Patience is required. We have boarded the plane, the doors are closed, seat belts are fastened and we are waiting. The clearance to start the engines and to taxi to the runway still has to be given. My golden rule: Whenever I get on a plane, I always take a book with me to pass time once we have reached cruising altitude. And for the minutes the plane needs to taxi, take off and climb through the clouds, I always, always have some music on my iPhone. When I flew to Amsterdam lately, my choice fell on Robert Schumann’s Schumann Andante and Variations in B flat minor, Op. 46.
Schumann wrote this piece in 1843. The scoring is unusual: two pianos, two cellos and a horn. The sound, ah, the sound… Take this live recording with Martha Argerich, the sound is soft, voluptuous, passionate, elevating, melancholic, foolish – all at the same time. The composer himself described as very elegiac. “I think I was somewhat melancholic when I composed it”, he wrote to a friend. His wife Clara played it with Felix Mendelssohn a first time during a private concert. “After a few trials, I managed the part, but the sound was not yet delicate enough”, she noted. “I feel how Robert meant it, but one cannot expect this from others, even Mendelssohn interpreted it in a too material way.”
Schumann himself was not satisfied with the piece. He withdrew it from publication and struck out two variations. Upon a suggestion from Mendelssohn he rewrote the remaining score for two pianos only and had it republished. Johannes Brahms however recognized the virtues of the original version and had it performed for the first time in its original shape with Clara at the piano in 1868, twelve years after the composer’s tragic death.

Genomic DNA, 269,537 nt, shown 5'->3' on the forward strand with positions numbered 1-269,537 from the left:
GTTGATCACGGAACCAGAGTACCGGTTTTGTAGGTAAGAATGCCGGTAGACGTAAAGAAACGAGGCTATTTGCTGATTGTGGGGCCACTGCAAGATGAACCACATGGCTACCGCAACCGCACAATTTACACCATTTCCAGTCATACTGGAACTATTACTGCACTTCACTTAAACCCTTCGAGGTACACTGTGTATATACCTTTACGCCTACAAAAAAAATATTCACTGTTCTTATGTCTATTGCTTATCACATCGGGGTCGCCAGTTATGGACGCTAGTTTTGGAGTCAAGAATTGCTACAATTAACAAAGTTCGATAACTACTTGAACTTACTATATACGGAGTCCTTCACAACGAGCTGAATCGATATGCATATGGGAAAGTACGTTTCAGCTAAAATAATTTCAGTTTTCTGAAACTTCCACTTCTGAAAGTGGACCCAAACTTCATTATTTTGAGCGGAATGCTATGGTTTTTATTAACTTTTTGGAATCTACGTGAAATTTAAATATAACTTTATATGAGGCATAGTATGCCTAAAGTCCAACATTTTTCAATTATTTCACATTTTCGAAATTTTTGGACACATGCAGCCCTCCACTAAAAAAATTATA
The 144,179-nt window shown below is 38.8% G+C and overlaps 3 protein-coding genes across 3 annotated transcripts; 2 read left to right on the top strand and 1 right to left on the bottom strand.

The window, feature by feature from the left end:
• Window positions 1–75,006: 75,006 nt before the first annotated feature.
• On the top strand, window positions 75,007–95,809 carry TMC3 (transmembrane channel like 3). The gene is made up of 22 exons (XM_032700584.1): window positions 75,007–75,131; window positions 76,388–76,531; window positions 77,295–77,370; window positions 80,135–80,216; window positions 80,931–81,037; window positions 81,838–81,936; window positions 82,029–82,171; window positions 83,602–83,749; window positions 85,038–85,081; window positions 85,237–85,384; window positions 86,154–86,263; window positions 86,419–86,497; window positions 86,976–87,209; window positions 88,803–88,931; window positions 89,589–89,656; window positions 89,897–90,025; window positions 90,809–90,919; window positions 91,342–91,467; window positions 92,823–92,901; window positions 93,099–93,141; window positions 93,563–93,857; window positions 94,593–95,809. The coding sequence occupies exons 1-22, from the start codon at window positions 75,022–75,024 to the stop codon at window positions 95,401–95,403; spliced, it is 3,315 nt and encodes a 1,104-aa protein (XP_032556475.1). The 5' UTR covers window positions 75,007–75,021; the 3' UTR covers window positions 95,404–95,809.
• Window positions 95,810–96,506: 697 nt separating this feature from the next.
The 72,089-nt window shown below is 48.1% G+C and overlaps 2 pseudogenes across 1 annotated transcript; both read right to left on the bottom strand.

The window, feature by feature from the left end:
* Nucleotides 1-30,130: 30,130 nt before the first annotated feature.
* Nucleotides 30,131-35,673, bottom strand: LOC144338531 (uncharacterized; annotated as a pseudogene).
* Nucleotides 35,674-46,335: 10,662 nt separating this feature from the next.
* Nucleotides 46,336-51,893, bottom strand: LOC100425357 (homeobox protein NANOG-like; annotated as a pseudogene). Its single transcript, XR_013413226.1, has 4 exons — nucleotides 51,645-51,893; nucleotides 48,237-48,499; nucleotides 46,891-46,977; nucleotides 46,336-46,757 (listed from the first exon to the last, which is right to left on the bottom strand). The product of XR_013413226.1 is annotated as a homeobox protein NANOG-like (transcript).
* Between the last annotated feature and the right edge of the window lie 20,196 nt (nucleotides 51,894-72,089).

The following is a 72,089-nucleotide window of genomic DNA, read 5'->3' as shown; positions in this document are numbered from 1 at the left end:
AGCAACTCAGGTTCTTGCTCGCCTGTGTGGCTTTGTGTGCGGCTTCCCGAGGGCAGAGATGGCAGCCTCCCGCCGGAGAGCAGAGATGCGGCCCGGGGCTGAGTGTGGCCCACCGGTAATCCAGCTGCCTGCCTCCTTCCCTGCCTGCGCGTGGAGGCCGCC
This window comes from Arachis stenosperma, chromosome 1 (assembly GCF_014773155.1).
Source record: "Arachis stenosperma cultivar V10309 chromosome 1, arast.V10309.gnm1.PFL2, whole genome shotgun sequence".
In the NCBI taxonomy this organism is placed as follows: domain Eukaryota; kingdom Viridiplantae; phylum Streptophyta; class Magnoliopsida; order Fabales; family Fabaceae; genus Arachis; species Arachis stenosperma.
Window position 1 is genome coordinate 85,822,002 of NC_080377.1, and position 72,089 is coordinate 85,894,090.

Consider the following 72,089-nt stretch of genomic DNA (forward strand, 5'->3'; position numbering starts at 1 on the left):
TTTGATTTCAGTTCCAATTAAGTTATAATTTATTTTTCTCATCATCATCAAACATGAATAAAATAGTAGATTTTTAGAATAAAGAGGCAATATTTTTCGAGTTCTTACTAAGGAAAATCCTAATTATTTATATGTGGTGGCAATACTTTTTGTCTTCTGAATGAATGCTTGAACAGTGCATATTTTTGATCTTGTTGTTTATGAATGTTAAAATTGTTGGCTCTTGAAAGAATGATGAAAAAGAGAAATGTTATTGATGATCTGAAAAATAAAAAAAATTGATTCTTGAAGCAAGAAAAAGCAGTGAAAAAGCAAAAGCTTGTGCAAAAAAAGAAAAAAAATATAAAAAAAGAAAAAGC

1843 was another busy year for Schumann. He saw himself as a hardworking, indefatigable artist, fully devoted to his craft. He would retire for hours in his room in Leipzig and work. His wife Clara, pregnant once more, didn’t see him much. The project on his mind was the oratorio “Das Paradies und die Peri”. Richard Wagner regularly met Schumann this year, two antipodes. Schumann would stay silent most of time, while Wagner never stopped talking, preferably about himself.
In December then the premiere of the oratorio, the reconciliation with Clara’s father and last-minute preparations for a three months journey to Russia. And the Andante? The French musicologist Brigitte François-Sappey attributes it to an inspiration by “the angel or the devil”. Schumann considered chamber music as the most noble form of composition and wanted to break new ground after he had demonstrated his talent and his application in other disciplines: the symphony, the oratorio, the solo piece for piano. The Andante and Variations was a very daring piece for its time and perhaps the composer was a little afraid of his own courage. Anyway, he knew what he did and he got it right. As Virgil knew: Audaces fortuna iuvat. And with that: Wheels up!
© Charles Thibo